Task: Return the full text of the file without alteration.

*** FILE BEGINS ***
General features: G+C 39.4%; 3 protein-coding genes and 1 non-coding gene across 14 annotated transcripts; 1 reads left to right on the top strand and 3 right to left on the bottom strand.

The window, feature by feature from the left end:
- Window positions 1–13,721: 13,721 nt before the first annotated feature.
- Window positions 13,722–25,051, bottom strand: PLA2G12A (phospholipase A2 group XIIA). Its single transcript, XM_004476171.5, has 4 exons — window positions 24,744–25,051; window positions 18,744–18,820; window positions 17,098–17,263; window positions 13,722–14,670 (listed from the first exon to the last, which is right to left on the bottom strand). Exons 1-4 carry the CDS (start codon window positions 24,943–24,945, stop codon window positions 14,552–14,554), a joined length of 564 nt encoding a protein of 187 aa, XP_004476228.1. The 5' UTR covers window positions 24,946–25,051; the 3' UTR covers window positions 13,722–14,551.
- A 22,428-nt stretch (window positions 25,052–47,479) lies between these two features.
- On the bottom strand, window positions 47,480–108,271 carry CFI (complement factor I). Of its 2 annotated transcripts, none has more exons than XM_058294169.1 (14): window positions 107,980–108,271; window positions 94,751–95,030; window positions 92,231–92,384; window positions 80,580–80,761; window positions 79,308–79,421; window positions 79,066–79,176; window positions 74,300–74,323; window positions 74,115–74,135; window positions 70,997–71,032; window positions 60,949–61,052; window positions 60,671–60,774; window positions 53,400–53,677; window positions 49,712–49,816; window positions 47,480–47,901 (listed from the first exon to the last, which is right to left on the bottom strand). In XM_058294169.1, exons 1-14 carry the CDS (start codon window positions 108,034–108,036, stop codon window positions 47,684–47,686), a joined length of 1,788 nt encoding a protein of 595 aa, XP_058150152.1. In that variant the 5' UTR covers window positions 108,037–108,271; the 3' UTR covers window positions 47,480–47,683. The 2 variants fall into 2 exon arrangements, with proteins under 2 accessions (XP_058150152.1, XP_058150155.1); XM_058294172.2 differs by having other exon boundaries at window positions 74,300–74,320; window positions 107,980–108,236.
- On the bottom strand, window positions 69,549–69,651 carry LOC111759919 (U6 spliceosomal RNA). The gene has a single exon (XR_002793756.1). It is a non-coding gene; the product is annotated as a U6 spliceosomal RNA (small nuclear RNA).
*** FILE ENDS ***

General features: G+C 39.4%; 3 protein-coding genes and 1 non-coding gene across 14 annotated transcripts; 1 reads left to right on the top strand and 3 right to left on the bottom strand.

The window, feature by feature from the left end:
- Window positions 1–13,721: 13,721 nt before the first annotated feature.
- Window positions 13,722–25,051, bottom strand: PLA2G12A (phospholipase A2 group XIIA). Its single transcript, XM_004476171.5, has 4 exons — window positions 24,744–25,051; window positions 18,744–18,820; window positions 17,098–17,263; window positions 13,722–14,670 (listed from the first exon to the last, which is right to left on the bottom strand). Exons 1-4 carry the CDS (start codon window positions 24,943–24,945, stop codon window positions 14,552–14,554), a joined length of 564 nt encoding a protein of 187 aa, XP_004476228.1. The 5' UTR covers window positions 24,946–25,051; the 3' UTR covers window positions 13,722–14,551.
- A 22,428-nt stretch (window positions 25,052–47,479) lies between these two features.
- On the bottom strand, window positions 47,480–108,271 carry CFI (complement factor I). Of its 2 annotated transcripts, none has more exons than XM_058294169.1 (14): window positions 107,980–108,271; window positions 94,751–95,030; window positions 92,231–92,384; window positions 80,580–80,761; window positions 79,308–79,421; window positions 79,066–79,176; window positions 74,300–74,323; window positions 74,115–74,135; window positions 70,997–71,032; window positions 60,949–61,052; window positions 60,671–60,774; window positions 53,400–53,677; window positions 49,712–49,816; window positions 47,480–47,901 (listed from the first exon to the last, which is right to left on the bottom strand). In XM_058294169.1, exons 1-14 carry the CDS (start codon window positions 108,034–108,036, stop codon window positions 47,684–47,686), a joined length of 1,788 nt encoding a protein of 595 aa, XP_058150152.1. In that variant the 5' UTR covers window positions 108,037–108,271; the 3' UTR covers window positions 47,480–47,683. The 2 variants fall into 2 exon arrangements, with proteins under 2 accessions (XP_058150152.1, XP_058150155.1); XM_058294172.2 differs by having other exon boundaries at window positions 74,300–74,320; window positions 107,980–108,236.
- On the bottom strand, window positions 69,549–69,651 carry LOC111759919 (U6 spliceosomal RNA). The gene has a single exon (XR_002793756.1). It is a non-coding gene; the product is annotated as a U6 spliceosomal RNA (small nuclear RNA).